If you’ve ever been plagued by unwanted messages sent via iMessage, then be sure to check out this new Apple support document detailing how to report iMessage spam to Apple. Thanks to Twitter user Beau Giles and Federico Viticci of MacStories for discovering and publicizing it.
While iOS 7 will enable you to block unwanted text messages and phone calls (see “Apple Unveils Completely Redesigned iOS 7,” 10 June 2013), until it ships, you can report unwanted iMessages to Apple by sending email to firstname.lastname@example.org. This is only for iMessage-based spam messages, which are colored blue in iOS 6, and not for unwanted SMS messages, which are colored green and should be reported to your carrier (for instructions that should work with all carriers, see “Report Text Message Spam to AT&T,” 20 April 2012). Include a screenshot of the message (in iOS, press the Home and Sleep/Wake buttons simultaneously; use Command-Shift-4 in Mac OS X), the email address or phone number from which you received the message, and the date and time the message arrived.
Apple says nothing about what will be done with the reports, although it’s conceivable that the offending accounts could be investigated and terminated. No mention of iMessage spam is made in Apple’s iCloud Terms and Conditions.
What’s interesting is that Apple is accepting reports at an iCloud email address, instead of building a Web form or adding the functionality to Messages. That might indicate that the company sees this as a stopgap measure until most users are on iOS 7.
This iMessage spam reporting system could be in response to a recent wave of denial of service attacks carried out over iMessage, in which pranksters send enough messages in rapid succession to render an iOS device inoperable.
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Nearly six years ago, FileMaker Inc. released a new database program called Bento, designed to bring simple databases to the masses. It was a worthy goal, but as even the title of Jeff Porten’s coverage of the preview edition indicated — “FileMaker’s Bento: Undercooked and Slightly Fishy” (14 November 2007) — it was an uphill battle from the start. Although FileMaker improved Bento over the years, adding an iPhone version of the app, and later an iPad version, and even gaining adherents for whom Bento’s limitations weren’t deal-breakers (see Charles Maurer’s “Wine with Bento,” 20 August 2008), Bento never struck a chord with us. But with FileMaker’s marketing muscle behind it, Bento sold well, shipping more than one million units as of January 2012.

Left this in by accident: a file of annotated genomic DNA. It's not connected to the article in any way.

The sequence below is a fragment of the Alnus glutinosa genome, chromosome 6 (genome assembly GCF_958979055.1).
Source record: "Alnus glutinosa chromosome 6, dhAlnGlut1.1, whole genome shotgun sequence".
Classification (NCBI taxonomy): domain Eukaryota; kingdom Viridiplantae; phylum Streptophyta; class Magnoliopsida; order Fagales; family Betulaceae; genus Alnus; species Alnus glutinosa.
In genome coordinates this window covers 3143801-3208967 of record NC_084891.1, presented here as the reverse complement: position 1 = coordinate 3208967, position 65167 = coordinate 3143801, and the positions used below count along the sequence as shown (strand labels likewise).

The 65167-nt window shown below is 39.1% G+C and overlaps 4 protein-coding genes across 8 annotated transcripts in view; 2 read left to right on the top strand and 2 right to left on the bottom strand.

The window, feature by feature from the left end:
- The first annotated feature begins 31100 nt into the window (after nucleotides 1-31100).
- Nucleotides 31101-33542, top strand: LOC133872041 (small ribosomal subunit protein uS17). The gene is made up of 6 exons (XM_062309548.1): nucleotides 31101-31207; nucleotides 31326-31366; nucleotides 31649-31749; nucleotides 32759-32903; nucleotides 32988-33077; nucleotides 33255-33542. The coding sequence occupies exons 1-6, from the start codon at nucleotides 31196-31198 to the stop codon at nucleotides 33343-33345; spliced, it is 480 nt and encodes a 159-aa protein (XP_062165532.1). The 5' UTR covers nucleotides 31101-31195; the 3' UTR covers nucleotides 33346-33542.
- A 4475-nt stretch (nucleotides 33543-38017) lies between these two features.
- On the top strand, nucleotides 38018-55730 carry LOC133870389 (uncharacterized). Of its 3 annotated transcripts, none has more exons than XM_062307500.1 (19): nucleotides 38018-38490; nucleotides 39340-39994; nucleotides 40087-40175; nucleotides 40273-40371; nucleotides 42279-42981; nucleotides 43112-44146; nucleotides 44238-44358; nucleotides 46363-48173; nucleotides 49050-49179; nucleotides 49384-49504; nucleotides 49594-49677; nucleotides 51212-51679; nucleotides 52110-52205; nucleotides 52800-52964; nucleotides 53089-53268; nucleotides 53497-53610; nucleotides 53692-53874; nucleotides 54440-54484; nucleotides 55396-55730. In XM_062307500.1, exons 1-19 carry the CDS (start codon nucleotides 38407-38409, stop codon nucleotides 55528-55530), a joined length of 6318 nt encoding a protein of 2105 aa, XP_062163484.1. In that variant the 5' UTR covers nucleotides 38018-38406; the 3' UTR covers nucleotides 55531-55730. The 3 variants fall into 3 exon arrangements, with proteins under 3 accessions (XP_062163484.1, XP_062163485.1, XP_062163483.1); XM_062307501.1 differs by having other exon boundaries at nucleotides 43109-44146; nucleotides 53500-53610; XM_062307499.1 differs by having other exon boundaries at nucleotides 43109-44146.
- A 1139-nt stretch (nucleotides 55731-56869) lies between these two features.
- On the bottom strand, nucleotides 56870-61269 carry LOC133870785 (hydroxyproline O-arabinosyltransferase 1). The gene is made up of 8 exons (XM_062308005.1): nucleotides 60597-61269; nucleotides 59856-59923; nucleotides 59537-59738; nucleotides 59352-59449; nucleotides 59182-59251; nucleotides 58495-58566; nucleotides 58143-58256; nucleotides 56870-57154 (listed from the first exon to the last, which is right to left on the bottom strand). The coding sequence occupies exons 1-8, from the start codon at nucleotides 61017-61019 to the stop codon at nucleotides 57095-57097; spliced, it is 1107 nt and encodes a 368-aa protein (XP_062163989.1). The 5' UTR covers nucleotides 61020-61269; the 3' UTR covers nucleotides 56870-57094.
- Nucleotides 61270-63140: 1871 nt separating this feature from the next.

Despite those sales numbers, FileMaker has announced that it is discontinuing Bento, as of 30 September 2013, to “increase focus on FileMaker Product Line software.” Read FileMaker’s Knowledge Base article for more details. For a while, it seemed as though Bento might become FileMaker’s iOS solution, but Bento never gained any integration with FileMaker Pro itself, and the company ended up releasing separate FileMaker Go iOS apps (see “FileMaker Go Brings FileMaker Databases to iOS,” 9 February 2012, and “FileMaker 12 Adds Power, Clarity, and Free iOS Apps,” 4 April 2012).
Needless to say, FileMaker is encouraging Bento users to investigate whether FileMaker Pro might be an alternative, even offering both the Bento 4 to FileMaker Pro Migration Tool to convert data and a 40 percent discount on FileMaker Pro, dropping the $299 price to $179. There are limitations, though, since FileMaker Pro has no integration with the Mac Contacts, iCal, and iPhoto apps, nor does it offer Wi-Fi syncing between Mac and iOS versions. Plus, FileMaker Pro doesn’t support Bento’s Rating, Encrypted, Simple List, File List, and Message List field types, and Bento’s Collections and Smart Collections have no direct equivalents in FileMaker Pro, although you can set up relationships instead. While FileMaker Pro offers vastly more power and flexibility than Bento, even its discounted $179 price is a big jump from Bento’s $49 price, if your database needs aren’t extensive.
It’s also possible to export Bento data into tab-delimited and comma-separated-value text files, and into Numbers and Excel 2008 formats. On the iPad, comma-separated-value export (sent via email) is all that’s available, though you can also download the free trial version of Bento for Mac, sync your data with it, and then export on the Mac. In other words, it should be possible to get data out of Bento, and you’ll likely want to do so before FileMaker drops support for Bento a year from now on 30 July 2014.
As to what you should import into, if you’re not interested in buying FileMaker Pro, you might investigate ProVUE Development’s $39.95 Panorama Sheets on the Mac (see “ProVUE’s Panorama Gets a Baby Brother: Panorama Sheets,” 7 January 2011). I’m sure there are other possibilities too — let us know in the comments what you’re looking at to take over from Bento.
FileMaker’s announcement is troubling from several viewpoints. Most notably, of course, is how at least hundreds of thousands of Mac and iOS users have been left high and dry, and not just for any old app, but for database software, which almost by definition holds important data. Of course, Bento won’t stop working any time soon, but without future development, there’s no telling what update to OS X or iOS will sound its death knell, and migrations are generally easier before compatibility starts being a problem.
More generally, it’s often said of free services, especially those from small companies, that you get what you pay for. But with Bento, it was quite reasonable to think that buying popular commercial software from Apple-subsidiary FileMaker would be a near guarantee of future-proofing — could it get any safer? Apparently, yes, it could.